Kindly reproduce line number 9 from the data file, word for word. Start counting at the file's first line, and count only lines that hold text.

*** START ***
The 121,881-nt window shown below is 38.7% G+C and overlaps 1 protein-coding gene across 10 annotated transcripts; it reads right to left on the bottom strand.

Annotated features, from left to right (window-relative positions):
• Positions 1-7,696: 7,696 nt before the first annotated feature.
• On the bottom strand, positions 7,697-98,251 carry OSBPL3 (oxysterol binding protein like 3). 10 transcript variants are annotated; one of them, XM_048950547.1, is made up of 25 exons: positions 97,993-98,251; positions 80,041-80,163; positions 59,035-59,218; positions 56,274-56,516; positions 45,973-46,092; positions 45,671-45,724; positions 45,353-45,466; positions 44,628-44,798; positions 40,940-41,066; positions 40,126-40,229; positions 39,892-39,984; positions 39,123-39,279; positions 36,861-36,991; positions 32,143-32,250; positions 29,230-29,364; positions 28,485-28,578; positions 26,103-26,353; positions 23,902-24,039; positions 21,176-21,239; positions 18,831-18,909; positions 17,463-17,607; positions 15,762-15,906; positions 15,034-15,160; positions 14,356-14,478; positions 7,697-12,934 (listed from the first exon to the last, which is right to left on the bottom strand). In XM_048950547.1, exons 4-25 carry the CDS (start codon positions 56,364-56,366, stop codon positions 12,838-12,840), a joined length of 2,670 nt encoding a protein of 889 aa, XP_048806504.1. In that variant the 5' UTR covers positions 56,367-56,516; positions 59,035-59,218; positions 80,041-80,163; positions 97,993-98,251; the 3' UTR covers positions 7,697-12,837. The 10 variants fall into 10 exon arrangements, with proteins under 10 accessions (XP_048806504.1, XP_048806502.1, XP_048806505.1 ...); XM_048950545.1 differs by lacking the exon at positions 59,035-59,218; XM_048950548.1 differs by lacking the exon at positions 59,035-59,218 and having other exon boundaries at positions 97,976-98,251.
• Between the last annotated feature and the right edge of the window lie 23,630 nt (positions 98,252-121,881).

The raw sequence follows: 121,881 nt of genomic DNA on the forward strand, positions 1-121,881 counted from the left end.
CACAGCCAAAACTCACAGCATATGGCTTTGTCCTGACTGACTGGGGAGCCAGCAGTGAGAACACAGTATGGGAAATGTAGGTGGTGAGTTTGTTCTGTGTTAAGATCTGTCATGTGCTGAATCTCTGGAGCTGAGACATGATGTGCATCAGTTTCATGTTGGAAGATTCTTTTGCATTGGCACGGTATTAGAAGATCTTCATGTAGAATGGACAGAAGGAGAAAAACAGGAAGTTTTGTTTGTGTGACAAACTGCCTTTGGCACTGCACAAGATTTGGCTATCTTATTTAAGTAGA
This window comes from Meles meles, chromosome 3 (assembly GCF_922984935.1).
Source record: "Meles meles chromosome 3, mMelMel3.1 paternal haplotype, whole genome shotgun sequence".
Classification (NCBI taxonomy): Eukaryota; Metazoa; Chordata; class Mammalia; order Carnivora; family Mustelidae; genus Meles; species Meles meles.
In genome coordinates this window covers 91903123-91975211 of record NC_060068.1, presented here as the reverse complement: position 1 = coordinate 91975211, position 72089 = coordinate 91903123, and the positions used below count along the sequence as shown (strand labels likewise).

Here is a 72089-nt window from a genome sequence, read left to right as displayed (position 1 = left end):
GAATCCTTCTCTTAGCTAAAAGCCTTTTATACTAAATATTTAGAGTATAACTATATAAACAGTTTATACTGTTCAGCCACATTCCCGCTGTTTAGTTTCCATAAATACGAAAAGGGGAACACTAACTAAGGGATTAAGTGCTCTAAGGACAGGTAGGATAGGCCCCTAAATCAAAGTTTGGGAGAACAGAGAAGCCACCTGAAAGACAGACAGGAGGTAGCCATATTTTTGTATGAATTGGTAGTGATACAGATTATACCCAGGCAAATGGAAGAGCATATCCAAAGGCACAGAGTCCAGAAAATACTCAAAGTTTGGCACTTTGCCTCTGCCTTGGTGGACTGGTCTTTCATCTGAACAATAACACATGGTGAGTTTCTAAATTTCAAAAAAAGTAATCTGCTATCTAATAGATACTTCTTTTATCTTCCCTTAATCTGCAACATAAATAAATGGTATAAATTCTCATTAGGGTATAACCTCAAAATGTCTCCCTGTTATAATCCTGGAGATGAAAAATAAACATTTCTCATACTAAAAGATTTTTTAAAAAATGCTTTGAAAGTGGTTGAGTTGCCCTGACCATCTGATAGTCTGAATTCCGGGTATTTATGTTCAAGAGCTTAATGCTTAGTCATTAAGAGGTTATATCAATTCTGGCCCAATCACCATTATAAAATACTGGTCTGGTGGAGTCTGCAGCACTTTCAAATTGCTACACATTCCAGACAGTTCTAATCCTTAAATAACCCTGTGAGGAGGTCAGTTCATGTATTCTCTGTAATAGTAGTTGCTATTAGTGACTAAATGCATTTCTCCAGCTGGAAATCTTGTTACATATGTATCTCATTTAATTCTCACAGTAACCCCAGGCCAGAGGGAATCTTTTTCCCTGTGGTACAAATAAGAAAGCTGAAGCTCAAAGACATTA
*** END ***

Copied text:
Source record: "Meles meles chromosome 3, mMelMel3.1 paternal haplotype, whole genome shotgun sequence".